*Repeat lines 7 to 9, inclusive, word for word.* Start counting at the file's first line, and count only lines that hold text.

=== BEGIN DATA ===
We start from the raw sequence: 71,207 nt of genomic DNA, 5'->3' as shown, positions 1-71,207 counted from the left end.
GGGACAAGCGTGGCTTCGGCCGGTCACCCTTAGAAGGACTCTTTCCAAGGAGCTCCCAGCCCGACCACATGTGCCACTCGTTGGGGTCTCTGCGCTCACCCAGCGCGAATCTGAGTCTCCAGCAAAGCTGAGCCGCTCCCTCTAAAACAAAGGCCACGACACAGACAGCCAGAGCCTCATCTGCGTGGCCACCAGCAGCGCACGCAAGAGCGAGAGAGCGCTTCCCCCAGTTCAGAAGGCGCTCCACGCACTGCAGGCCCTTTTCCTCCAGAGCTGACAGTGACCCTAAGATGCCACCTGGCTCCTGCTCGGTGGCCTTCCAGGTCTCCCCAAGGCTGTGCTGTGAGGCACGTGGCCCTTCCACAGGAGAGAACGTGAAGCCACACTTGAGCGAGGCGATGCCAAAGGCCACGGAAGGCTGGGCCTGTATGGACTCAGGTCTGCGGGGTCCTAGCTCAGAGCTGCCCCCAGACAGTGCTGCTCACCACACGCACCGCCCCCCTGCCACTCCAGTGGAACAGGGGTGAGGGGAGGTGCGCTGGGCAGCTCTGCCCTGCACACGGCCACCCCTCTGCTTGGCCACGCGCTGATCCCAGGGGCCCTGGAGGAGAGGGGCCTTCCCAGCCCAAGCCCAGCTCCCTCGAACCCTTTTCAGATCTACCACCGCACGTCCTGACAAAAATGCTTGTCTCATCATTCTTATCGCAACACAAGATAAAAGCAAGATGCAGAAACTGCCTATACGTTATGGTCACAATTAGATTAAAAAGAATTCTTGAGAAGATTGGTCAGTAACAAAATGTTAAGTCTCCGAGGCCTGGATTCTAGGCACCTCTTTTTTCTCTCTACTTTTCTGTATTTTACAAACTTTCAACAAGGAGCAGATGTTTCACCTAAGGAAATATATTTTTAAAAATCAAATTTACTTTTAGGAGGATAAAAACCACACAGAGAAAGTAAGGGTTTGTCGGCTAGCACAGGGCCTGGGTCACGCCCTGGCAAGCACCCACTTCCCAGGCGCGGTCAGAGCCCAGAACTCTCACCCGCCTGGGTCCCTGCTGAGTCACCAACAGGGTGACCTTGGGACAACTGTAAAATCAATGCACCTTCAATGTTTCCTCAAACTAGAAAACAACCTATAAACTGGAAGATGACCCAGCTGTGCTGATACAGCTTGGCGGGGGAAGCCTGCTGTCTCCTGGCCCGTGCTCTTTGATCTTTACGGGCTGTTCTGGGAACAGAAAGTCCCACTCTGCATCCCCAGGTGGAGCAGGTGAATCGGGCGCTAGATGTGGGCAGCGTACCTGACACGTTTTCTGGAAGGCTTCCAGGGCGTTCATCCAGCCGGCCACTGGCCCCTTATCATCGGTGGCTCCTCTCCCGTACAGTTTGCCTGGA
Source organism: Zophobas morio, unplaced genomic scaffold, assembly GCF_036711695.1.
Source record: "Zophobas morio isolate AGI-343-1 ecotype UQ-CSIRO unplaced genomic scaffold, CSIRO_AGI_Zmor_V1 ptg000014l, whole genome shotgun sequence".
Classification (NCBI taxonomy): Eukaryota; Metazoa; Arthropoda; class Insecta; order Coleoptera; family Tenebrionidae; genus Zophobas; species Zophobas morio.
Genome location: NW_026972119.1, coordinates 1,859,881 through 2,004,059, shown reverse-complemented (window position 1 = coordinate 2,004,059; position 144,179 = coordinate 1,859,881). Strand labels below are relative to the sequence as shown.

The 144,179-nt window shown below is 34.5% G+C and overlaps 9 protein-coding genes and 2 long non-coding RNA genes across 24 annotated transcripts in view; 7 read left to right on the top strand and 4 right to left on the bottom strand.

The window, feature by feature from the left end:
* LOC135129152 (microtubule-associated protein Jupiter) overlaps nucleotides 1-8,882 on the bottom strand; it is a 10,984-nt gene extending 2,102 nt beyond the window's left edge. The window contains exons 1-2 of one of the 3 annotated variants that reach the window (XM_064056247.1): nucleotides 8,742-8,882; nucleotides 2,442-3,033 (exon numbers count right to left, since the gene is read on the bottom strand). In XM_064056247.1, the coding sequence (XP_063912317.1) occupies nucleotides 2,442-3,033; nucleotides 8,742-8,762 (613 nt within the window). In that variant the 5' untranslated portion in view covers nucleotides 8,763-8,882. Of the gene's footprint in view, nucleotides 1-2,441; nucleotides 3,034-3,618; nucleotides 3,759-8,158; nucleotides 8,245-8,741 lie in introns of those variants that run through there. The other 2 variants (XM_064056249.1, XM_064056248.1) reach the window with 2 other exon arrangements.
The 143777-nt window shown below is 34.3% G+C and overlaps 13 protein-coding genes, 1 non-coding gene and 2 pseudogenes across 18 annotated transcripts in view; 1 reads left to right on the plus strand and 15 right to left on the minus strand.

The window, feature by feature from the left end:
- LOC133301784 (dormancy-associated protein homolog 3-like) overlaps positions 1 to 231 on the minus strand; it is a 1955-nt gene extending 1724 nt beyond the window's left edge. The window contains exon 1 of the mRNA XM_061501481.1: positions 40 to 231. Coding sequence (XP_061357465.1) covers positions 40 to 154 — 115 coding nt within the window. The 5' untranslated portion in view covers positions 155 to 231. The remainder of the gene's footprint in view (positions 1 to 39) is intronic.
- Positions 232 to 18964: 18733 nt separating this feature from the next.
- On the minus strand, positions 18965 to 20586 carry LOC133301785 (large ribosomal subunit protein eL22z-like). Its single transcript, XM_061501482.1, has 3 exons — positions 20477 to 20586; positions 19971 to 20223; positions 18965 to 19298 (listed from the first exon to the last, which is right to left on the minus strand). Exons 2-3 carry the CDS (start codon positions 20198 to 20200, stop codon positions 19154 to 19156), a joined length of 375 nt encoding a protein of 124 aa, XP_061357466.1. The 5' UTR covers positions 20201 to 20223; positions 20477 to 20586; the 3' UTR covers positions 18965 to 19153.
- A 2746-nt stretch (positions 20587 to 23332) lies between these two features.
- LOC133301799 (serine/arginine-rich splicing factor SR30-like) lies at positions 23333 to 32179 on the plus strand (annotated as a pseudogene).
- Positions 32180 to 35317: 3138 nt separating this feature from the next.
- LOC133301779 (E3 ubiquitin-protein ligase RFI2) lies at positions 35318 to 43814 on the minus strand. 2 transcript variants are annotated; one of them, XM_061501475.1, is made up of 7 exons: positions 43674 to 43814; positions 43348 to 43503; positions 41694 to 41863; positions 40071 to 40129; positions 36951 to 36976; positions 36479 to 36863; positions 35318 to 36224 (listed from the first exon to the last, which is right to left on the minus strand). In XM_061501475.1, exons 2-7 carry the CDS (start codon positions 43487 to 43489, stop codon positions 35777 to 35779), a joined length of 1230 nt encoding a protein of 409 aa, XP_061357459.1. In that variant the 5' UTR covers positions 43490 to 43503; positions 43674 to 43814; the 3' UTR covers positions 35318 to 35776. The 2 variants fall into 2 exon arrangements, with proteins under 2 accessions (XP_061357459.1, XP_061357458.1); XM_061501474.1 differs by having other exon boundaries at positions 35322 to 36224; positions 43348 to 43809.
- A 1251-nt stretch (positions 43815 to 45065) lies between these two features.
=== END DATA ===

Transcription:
The 144,179-nt window shown below is 34.5% G+C and overlaps 9 protein-coding genes and 2 long non-coding RNA genes across 24 annotated transcripts in view; 7 read left to right on the top strand and 4 right to left on the bottom strand.

The window, feature by feature from the left end:
* LOC135129152 (microtubule-associated protein Jupiter) overlaps nucleotides 1-8,882 on the bottom strand; it is a 10,984-nt gene extending 2,102 nt beyond the window's left edge. The window contains exons 1-2 of one of the 3 annotated variants that reach the window (XM_064056247.1): nucleotides 8,742-8,882; nucleotides 2,442-3,033 (exon numbers count right to left, since the gene is read on the bottom strand). In XM_064056247.1, the coding sequence (XP_063912317.1) occupies nucleotides 2,442-3,033; nucleotides 8,742-8,762 (613 nt within the window). In that variant the 5' untranslated portion in view covers nucleotides 8,763-8,882. Of the gene's footprint in view, nucleotides 1-2,441; nucleotides 3,034-3,618; nucleotides 3,759-8,158; nucleotides 8,245-8,741 lie in introns of those variants that run through there. The other 2 variants (XM_064056249.1, XM_064056248.1) reach the window with 2 other exon arrangements.